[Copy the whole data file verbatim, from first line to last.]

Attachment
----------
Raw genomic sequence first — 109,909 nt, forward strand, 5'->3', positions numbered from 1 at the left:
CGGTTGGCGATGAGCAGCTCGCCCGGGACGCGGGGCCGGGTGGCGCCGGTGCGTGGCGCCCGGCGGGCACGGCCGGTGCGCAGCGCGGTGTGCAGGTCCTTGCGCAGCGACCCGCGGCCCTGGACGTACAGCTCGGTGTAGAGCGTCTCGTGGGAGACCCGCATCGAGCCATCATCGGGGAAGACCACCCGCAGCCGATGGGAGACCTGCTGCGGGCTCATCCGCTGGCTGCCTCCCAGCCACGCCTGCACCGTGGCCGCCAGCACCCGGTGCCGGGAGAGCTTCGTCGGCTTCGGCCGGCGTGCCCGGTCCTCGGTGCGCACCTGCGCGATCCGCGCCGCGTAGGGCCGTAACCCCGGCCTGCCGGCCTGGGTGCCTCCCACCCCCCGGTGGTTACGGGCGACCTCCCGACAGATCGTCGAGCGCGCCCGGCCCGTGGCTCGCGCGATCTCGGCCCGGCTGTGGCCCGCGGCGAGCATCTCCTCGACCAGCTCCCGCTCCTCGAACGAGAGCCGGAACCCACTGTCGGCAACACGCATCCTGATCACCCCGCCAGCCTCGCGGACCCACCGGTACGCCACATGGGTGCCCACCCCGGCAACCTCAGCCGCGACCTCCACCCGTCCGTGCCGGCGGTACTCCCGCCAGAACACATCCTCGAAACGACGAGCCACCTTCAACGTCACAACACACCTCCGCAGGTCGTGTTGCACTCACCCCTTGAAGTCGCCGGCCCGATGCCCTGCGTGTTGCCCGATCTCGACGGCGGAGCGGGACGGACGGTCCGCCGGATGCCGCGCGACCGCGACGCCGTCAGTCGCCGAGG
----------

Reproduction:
Raw genomic sequence first — 109,909 nt, forward strand, 5'->3', positions numbered from 1 at the left:
CGGTTGGCGATGAGCAGCTCGCCCGGGACGCGGGGCCGGGTGGCGCCGGTGCGTGGCGCCCGGCGGGCACGGCCGGTGCGCAGCGCGGTGTGCAGGTCCTTGCGCAGCGACCCGCGGCCCTGGACGTACAGCTCGGTGTAGAGCGTCTCGTGGGAGACCCGCATCGAGCCATCATCGGGGAAGACCACCCGCAGCCGATGGGAGACCTGCTGCGGGCTCATCCGCTGGCTGCCTCCCAGCCACGCCTGCACCGTGGCCGCCAGCACCCGGTGCCGGGAGAGCTTCGTCGGCTTCGGCCGGCGTGCCCGGTCCTCGGTGCGCACCTGCGCGATCCGCGCCGCGTAGGGCCGTAACCCCGGCCTGCCGGCCTGGGTGCCTCCCACCCCCCGGTGGTTACGGGCGACCTCCCGACAGATCGTCGAGCGCGCCCGGCCCGTGGCTCGCGCGATCTCGGCCCGGCTGTGGCCCGCGGCGAGCATCTCCTCGACCAGCTCCCGCTCCTCGAACGAGAGCCGGAACCCACTGTCGGCAACACGCATCCTGATCACCCCGCCAGCCTCGCGGACCCACCGGTACGCCACATGGGTGCCCACCCCGGCAACCTCAGCCGCGACCTCCACCCGTCCGTGCCGGCGGTACTCCCGCCAGAACACATCCTCGAAACGACGAGCCACCTTCAACGTCACAACACACCTCCGCAGGTCGTGTTGCACTCACCCCTTGAAGTCGCCGGCCCGATGCCCTGCGTGTTGCCCGATCTCGACGGCGGAGCGGGACGGACGGTCCGCCGGATGCCGCGCGACCGCGACGCCGTCAGTCGCCGAGG